A ‘Classic’ Act
Woodstock Theatre’s longevity is due in no small part to a family with a passion for keeping downtown theaters alive and well.
Many defining features of modern and cultural America emerged during the early 1900s, and a primary standout then, and today, is the movies. The single most significant new instrument of mass entertainment back then was moving pictures, and three-fourths of Americans were flocking to a movie house every week.
Woodstock, with its long history of movie theaters, was no exception. There was the Star, and 1910 brought the Gem and the Vaudette. The Princess opened in 1911, the Palace in 1913 and the Beverly in 1920. Finally, the Miller, known today as the Woodstock Theatre, opened its doors in 1927.
By 1927, movie revenues were exploding and proprietors were racing to build the most lavish, elaborate and attractive theaters. This unique architectural genre is reflected in the Woodstock Theatre, which thrives at 209 Main St. just off the square.
Flanked by two small French balconies, and standing out above the sidewalk is an “electric tiara,” as theater historian Ben M. Hall coined it in the 1930s: the all-informative marquee with its mesmerizing chasing lights. Step up to the vintage ticket booth and step into the meticulously restored 1927 lobby with its gold leaf, warm colors, textured walls, ornate copings, ceiling medallions and many plaster enrichments all in classical movie-palace style. None of this is complete without that bewitching aroma of fresh popcorn! Whatever your concession allegiances, you’ll find it in the lobby.
‘The Balcony is Closed’
Gone is the giant screen with a thousand seats, the vaudeville stage, the Bartolo theater organ, and yes, even the balcony.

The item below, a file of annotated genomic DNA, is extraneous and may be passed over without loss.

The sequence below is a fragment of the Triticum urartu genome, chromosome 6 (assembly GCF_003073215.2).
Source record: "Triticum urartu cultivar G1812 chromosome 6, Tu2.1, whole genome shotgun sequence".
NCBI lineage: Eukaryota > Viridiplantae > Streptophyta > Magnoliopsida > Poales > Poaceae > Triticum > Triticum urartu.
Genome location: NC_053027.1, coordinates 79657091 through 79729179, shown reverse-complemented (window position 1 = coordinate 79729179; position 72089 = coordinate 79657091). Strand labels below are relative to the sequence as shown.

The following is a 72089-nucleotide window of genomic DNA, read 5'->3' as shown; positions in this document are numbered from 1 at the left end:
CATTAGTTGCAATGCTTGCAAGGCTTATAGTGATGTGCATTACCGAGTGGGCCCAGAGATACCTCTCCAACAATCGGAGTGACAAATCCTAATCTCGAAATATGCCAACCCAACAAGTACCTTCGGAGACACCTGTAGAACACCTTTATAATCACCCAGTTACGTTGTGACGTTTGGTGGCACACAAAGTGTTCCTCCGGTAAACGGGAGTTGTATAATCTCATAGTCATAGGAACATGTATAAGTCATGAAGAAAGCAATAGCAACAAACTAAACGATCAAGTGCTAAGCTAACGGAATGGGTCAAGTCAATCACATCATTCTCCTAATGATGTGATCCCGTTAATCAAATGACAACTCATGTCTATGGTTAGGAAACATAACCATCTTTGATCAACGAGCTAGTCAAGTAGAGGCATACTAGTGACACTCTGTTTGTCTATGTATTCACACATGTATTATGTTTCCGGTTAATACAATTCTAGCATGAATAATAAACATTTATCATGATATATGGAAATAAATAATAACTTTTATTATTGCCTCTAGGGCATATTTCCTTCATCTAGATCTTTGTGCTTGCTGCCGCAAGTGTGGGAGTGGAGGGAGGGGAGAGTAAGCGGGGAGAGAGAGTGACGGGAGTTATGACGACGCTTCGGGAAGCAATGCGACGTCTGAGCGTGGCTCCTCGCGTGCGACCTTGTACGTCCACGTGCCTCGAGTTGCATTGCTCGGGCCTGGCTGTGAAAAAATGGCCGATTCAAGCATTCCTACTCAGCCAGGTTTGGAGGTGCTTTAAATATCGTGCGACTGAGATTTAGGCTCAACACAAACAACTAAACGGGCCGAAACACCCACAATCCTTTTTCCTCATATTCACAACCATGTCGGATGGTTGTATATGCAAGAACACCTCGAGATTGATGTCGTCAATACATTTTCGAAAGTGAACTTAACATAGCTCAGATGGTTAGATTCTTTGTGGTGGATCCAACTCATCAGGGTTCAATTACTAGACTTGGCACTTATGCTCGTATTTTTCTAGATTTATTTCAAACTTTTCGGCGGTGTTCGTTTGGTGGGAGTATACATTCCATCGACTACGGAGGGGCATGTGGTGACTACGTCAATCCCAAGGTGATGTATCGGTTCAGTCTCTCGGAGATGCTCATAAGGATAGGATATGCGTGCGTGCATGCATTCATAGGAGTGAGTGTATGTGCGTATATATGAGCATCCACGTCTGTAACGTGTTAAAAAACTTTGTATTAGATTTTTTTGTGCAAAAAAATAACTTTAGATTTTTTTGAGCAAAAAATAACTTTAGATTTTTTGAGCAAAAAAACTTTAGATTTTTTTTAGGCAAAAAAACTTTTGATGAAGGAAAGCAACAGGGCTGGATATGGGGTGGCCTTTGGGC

Well, the balcony is there. Look up, you can still see its curved projection, but in order to go from a 1920’s “talkie” to the new millennium in movie viewing, room had to be made for upgrades like digital and surround sound, enhanced digital projection, comfort seating, air-conditioning and a greater selection of movies.
Behind the Scenes
Behind the 1927 movie theater façade is a state-of-the-art theater showing first-run movies at affordable prices. Who’s behind all this? The Johnson family: Willis, Shirley and Chris. In 1978, Willis had been a partner in a printing business for more than 20 years and Shirley had been a marketing professional for 17.
They were ready for a change and change came with the closing of their local movie theater, the Tivoli of Downers Grove. They bought the Tivoli, and along with their son Chris, painstakingly restored it. From the dust of the Tivoli, their family-owned company, Classic Cinemas, emerged, which today operates 13 theaters in 12 communities, lighting up the darkened downtowns of communities in northern Illinois by restoring older theaters. The family also owns and operates the Tivoli Bowling Center, just around the corner from their first theater.
In 1988, they bought and restored the Woodstock Theatre and added a larger screen and the HPS-4000 sound system.
In 1979, former owners renovated the Woodstock Theater into twin theaters. Today, they are honorably named the Gem and the Princess. Willis pointed out that the highly ornate, original plaster ceiling still exists, preserved above the newer acoustical dropped ceiling.
In 1992, the Woodstock Theatre became part of a moviemaking history when it was used as a location of the beloved Bill Murray film “Groundhog Day.” Like a star of the big screen, Woodstock Theatre’s name was tem-porarily changed to “The Alpine” while the movie was filmed. Each year, the theater helps the city of Woodstock celebrate its annual Groundhog Days celebration with free screenings of the film.
In 2002, the theater opened two additional screens by expanding into the building next door. Upon research, it turned out this building had been the Beverly Theatre from 1920. So in a way, these old silver screens of Woodstock, the Gem, Princess and Beverly — still shine today thanks to the Willis family and the many loyal moviegoers.